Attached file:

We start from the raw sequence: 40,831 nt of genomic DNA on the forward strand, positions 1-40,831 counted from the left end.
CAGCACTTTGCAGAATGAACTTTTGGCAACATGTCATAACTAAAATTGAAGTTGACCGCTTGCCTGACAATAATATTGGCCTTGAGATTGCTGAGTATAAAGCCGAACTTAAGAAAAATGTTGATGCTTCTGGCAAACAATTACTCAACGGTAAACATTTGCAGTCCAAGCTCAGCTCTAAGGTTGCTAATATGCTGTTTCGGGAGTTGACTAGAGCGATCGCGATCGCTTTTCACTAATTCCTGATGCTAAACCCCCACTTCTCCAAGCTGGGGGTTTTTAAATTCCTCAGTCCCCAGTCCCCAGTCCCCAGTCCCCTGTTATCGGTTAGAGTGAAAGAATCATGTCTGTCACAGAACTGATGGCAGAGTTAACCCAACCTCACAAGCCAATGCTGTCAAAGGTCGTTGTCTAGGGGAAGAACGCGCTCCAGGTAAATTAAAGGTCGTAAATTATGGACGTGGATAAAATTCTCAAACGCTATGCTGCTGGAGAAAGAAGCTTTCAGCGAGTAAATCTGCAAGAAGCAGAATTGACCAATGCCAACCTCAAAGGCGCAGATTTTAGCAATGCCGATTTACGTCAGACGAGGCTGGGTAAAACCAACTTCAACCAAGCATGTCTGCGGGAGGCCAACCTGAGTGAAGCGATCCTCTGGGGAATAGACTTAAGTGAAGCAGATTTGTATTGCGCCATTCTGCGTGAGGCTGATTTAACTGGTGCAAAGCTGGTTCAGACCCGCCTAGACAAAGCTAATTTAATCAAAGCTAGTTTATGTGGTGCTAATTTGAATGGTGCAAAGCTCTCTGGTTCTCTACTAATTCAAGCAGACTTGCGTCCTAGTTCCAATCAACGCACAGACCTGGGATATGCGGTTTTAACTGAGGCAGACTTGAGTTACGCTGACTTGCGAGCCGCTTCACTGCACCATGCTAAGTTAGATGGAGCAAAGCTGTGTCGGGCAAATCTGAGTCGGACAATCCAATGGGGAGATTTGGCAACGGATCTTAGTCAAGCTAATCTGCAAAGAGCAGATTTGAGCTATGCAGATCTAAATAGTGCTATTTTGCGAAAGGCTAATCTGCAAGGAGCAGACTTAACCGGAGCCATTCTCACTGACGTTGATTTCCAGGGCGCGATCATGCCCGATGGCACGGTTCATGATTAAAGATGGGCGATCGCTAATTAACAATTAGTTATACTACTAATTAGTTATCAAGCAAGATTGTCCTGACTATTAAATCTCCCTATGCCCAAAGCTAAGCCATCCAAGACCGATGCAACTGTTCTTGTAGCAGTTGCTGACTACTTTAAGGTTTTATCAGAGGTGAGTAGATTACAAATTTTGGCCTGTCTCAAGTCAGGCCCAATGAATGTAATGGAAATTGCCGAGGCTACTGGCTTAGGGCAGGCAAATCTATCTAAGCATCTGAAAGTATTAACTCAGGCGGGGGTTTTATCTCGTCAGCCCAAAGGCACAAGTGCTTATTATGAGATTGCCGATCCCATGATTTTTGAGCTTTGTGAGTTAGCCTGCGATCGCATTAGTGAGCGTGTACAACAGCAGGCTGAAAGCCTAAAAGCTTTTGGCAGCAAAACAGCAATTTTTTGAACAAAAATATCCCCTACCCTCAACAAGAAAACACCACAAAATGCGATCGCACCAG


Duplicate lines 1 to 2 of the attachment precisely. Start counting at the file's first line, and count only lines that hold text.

We start from the raw sequence: 40,831 nt of genomic DNA on the forward strand, positions 1-40,831 counted from the left end.
CAGCACTTTGCAGAATGAACTTTTGGCAACATGTCATAACTAAAATTGAAGTTGACCGCTTGCCTGACAATAATATTGGCCTTGAGATTGCTGAGTATAAAGCCGAACTTAAGAAAAATGTTGATGCTTCTGGCAAACAATTACTCAACGGTAAACATTTGCAGTCCAAGCTCAGCTCTAAGGTTGCTAATATGCTGTTTCGGGAGTTGACTAGAGCGATCGCGATCGCTTTTCACTAATTCCTGATGCTAAACCCCCACTTCTCCAAGCTGGGGGTTTTTAAATTCCTCAGTCCCCAGTCCCCAGTCCCCAGTCCCCTGTTATCGGTTAGAGTGAAAGAATCATGTCTGTCACAGAACTGATGGCAGAGTTAACCCAACCTCACAAGCCAATGCTGTCAAAGGTCGTTGTCTAGGGGAAGAACGCGCTCCAGGTAAATTAAAGGTCGTAAATTATGGACGTGGATAAAATTCTCAAACGCTATGCTGCTGGAGAAAGAAGCTTTCAGCGAGTAAATCTGCAAGAAGCAGAATTGACCAATGCCAACCTCAAAGGCGCAGATTTTAGCAATGCCGATTTACGTCAGACGAGGCTGGGTAAAACCAACTTCAACCAAGCATGTCTGCGGGAGGCCAACCTGAGTGAAGCGATCCTCTGGGGAATAGACTTAAGTGAAGCAGATTTGTATTGCGCCATTCTGCGTGAGGCTGATTTAACTGGTGCAAAGCTGGTTCAGACCCGCCTAGACAAAGCTAATTTAATCAAAGCTAGTTTATGTGGTGCTAATTTGAATGGTGCAAAGCTCTCTGGTTCTCTACTAATTCAAGCAGACTTGCGTCCTAGTTCCAATCAACGCACAGACCTGGGATATGCGGTTTTAACTGAGGCAGACTTGAGTTACGCTGACTTGCGAGCCGCTTCACTGCACCATGCTAAGTTAGATGGAGCAAAGCTGTGTCGGGCAAATCTGAGTCGGACAATCCAATGGGGAGATTTGGCAACGGATCTTAGTCAAGCTAATCTGCAAAGAGCAGATTTGAGCTATGCAGATCTAAATAGTGCTATTTTGCGAAAGGCTAATCTGCAAGGAGCAGACTTAACCGGAGCCATTCTCACTGACGTTGATTTCCAGGGCGCGATCATGCCCGATGGCACGGTTCATGATTAAAGATGGGCGATCGCTAATTAACAATTAGTTATACTACTAATTAGTTATCAAGCAAGATTGTCCTGACTATTAAATCTCCCTATGCCCAAAGCTAAGCCATCCAAGACCGATGCAACTGTTCTTGTAGCAGTTGCTGACTACTTTAAGGTTTTATCAGAGGTGAGTAGATTACAAATTTTGGCCTGTCTCAAGTCAGGCCCAATGAATGTAATGGAAATTGCCGAGGCTACTGGCTTAGGGCAGGCAAATCTATCTAAGCATCTGAAAGTATTAACTCAGGCGGGGGTTTTATCTCGTCAGCCCAAAGGCACAAGTGCTTATTATGAGATTGCCGATCCCATGATTTTTGAGCTTTGTGAGTTAGCCTGCGATCGCATTAGTGAGCGTGTACAACAGCAGGCTGAAAGCCTAAAAGCTTTTGGCAGCAAAACAGCAATTTTTTGAACAAAAATATCCCCTACCCTCAACAAGAAAACACCACAAAATGCGATCGCACCAG